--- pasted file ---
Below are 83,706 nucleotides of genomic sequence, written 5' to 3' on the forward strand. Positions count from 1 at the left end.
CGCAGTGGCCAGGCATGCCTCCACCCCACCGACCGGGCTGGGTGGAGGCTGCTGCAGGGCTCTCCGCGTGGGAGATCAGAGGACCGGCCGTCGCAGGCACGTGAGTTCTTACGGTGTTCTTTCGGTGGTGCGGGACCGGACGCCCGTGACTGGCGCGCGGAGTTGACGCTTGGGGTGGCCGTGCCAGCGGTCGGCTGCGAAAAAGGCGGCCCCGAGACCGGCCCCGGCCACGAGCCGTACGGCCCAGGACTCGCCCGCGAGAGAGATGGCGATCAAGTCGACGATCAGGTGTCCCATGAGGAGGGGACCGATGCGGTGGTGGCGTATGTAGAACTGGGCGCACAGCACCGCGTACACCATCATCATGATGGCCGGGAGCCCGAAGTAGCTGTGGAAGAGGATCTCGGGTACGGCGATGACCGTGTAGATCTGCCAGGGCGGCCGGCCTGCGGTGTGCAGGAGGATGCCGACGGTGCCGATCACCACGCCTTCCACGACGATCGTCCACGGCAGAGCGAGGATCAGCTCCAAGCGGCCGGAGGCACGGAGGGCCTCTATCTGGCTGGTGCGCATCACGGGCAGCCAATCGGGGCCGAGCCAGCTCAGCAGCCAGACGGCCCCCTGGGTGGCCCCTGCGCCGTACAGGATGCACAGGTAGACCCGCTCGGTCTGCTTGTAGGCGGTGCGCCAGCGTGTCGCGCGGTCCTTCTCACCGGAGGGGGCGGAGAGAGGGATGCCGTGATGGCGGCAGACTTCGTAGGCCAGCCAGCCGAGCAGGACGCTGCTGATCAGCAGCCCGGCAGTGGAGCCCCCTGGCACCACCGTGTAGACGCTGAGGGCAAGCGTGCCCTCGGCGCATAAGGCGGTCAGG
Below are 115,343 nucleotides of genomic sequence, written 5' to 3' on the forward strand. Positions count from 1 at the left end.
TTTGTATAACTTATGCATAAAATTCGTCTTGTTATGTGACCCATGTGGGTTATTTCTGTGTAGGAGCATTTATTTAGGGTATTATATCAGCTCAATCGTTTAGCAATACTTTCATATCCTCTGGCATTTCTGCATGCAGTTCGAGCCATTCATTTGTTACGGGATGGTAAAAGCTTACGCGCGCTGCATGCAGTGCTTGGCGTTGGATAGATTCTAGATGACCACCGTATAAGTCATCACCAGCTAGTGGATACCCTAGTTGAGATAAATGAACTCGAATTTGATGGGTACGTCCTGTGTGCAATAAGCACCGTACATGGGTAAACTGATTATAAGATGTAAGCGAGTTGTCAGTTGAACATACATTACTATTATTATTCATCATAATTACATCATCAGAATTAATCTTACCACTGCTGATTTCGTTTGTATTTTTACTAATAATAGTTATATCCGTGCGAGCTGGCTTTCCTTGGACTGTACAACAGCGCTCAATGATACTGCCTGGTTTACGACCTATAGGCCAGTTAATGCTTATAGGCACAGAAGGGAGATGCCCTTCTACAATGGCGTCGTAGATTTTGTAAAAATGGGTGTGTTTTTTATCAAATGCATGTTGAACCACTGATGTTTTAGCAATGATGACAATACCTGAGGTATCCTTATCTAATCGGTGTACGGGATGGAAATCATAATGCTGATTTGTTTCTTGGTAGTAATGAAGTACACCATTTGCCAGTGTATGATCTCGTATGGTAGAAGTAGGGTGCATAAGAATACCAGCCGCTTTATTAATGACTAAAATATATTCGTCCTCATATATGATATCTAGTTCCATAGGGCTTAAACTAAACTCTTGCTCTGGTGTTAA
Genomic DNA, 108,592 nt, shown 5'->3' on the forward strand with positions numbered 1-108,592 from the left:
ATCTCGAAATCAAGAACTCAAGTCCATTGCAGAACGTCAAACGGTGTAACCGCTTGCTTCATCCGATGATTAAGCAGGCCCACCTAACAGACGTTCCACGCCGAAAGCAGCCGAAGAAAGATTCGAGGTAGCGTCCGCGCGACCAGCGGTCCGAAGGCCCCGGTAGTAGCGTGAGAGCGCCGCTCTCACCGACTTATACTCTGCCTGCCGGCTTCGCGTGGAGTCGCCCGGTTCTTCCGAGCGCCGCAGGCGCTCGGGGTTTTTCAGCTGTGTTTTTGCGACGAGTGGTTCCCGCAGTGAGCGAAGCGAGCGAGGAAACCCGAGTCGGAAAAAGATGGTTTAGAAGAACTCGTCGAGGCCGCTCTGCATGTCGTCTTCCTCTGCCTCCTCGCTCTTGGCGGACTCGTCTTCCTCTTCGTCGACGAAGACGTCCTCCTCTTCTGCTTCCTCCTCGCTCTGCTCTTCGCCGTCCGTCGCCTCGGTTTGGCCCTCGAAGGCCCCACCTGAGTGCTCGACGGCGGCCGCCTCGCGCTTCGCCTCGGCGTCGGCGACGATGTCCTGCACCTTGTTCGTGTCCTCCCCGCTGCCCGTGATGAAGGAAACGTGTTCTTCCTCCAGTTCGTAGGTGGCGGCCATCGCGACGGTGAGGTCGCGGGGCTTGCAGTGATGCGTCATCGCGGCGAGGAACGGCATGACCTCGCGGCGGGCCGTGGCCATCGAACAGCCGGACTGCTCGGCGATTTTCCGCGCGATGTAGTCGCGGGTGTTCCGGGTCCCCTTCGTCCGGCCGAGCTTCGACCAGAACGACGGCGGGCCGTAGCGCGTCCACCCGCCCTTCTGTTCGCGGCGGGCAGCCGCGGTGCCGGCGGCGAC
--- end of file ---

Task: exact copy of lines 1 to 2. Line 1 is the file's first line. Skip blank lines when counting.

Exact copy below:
Below are 83,706 nucleotides of genomic sequence, written 5' to 3' on the forward strand. Positions count from 1 at the left end.
CGCAGTGGCCAGGCATGCCTCCACCCCACCGACCGGGCTGGGTGGAGGCTGCTGCAGGGCTCTCCGCGTGGGAGATCAGAGGACCGGCCGTCGCAGGCACGTGAGTTCTTACGGTGTTCTTTCGGTGGTGCGGGACCGGACGCCCGTGACTGGCGCGCGGAGTTGACGCTTGGGGTGGCCGTGCCAGCGGTCGGCTGCGAAAAAGGCGGCCCCGAGACCGGCCCCGGCCACGAGCCGTACGGCCCAGGACTCGCCCGCGAGAGAGATGGCGATCAAGTCGACGATCAGGTGTCCCATGAGGAGGGGACCGATGCGGTGGTGGCGTATGTAGAACTGGGCGCACAGCACCGCGTACACCATCATCATGATGGCCGGGAGCCCGAAGTAGCTGTGGAAGAGGATCTCGGGTACGGCGATGACCGTGTAGATCTGCCAGGGCGGCCGGCCTGCGGTGTGCAGGAGGATGCCGACGGTGCCGATCACCACGCCTTCCACGACGATCGTCCACGGCAGAGCGAGGATCAGCTCCAAGCGGCCGGAGGCACGGAGGGCCTCTATCTGGCTGGTGCGCATCACGGGCAGCCAATCGGGGCCGAGCCAGCTCAGCAGCCAGACGGCCCCCTGGGTGGCCCCTGCGCCGTACAGGATGCACAGGTAGACCCGCTCGGTCTGCTTGTAGGCGGTGCGCCAGCGTGTCGCGCGGTCCTTCTCACCGGAGGGGGCGGAGAGAGGGATGCCGTGATGGCGGCAGACTTCGTAGGCCAGCCAGCCGAGCAGGACGCTGCTGATCAGCAGCCCGGCAGTGGAGCCCCCTGGCACCACCGTGTAGACGCTGAGGGCAAGCGTGCCCTCGGCGCATAAGGCGGTCAGG